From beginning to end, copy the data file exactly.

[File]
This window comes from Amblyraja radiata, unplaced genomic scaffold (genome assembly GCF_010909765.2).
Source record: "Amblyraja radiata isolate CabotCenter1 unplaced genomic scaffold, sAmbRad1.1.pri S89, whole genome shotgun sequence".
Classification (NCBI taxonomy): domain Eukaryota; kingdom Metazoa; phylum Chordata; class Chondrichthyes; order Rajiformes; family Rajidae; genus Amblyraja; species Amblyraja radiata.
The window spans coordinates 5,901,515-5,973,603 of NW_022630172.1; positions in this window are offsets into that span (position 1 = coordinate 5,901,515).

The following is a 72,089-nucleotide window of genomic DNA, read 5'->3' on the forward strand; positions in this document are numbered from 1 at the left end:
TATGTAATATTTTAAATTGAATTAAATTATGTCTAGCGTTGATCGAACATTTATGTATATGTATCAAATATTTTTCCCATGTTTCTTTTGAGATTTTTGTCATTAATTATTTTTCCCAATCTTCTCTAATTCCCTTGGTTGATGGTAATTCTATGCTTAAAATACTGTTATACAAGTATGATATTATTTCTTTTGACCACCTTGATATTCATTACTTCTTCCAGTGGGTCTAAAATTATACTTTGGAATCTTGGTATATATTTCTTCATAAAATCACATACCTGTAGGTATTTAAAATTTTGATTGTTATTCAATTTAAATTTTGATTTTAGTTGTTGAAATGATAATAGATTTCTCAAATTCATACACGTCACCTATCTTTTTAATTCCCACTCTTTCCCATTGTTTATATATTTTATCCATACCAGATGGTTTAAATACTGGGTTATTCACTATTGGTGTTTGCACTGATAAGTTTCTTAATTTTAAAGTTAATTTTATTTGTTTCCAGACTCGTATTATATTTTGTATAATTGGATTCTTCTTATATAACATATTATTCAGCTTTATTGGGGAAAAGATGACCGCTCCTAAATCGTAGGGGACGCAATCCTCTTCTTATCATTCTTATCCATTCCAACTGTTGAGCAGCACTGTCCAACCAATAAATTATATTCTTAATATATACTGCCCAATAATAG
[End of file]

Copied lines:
This window comes from Amblyraja radiata, unplaced genomic scaffold (genome assembly GCF_010909765.2).
Source record: "Amblyraja radiata isolate CabotCenter1 unplaced genomic scaffold, sAmbRad1.1.pri S89, whole genome shotgun sequence".
Classification (NCBI taxonomy): domain Eukaryota; kingdom Metazoa; phylum Chordata; class Chondrichthyes; order Rajiformes; family Rajidae; genus Amblyraja; species Amblyraja radiata.
The window spans coordinates 5,901,515-5,973,603 of NW_022630172.1; positions in this window are offsets into that span (position 1 = coordinate 5,901,515).

The following is a 72,089-nucleotide window of genomic DNA, read 5'->3' on the forward strand; positions in this document are numbered from 1 at the left end:
TATGTAATATTTTAAATTGAATTAAATTATGTCTAGCGTTGATCGAACATTTATGTATATGTATCAAATATTTTTCCCATGTTTCTTTTGAGATTTTTGTCATTAATTATTTTTCCCAATCTTCTCTAATTCCCTTGGTTGATGGTAATTCTATGCTTAAAATACTGTTATACAAGTATGATATTATTTCTTTTGACCACCTTGATATTCATTACTTCTTCCAGTGGGTCTAAAATTATACTTTGGAATCTTGGTATATATTTCTTCATAAAATCACATACCTGTAGGTATTTAAAATTTTGATTGTTATTCAATTTAAATTTTGATTTTAGTTGTTGAAATGATAATAGATTTCTCAAATTCATACACGTCACCTATCTTTTTAATTCCCACTCTTTCCCATTGTTTATATATTTTATCCATACCAGATGGTTTAAATACTGGGTTATTCACTATTGGTGTTTGCACTGATAAGTTTCTTAATTTTAAAGTTAATTTTATTTGTTTCCAGACTCGTATTATATTTTGTATAATTGGATTCTTCTTATATAACATATTATTCAGCTTTATTGGGGAAAAGATGACCGCTCCTAAATCGTAGGGGACGCAATCCTCTTCTTATCATTCTTATCCATTCCAACTGTTGAGCAGCACTGTCCAACCAATAAATTATATTCTTAATATATACTGCCCAATAATAG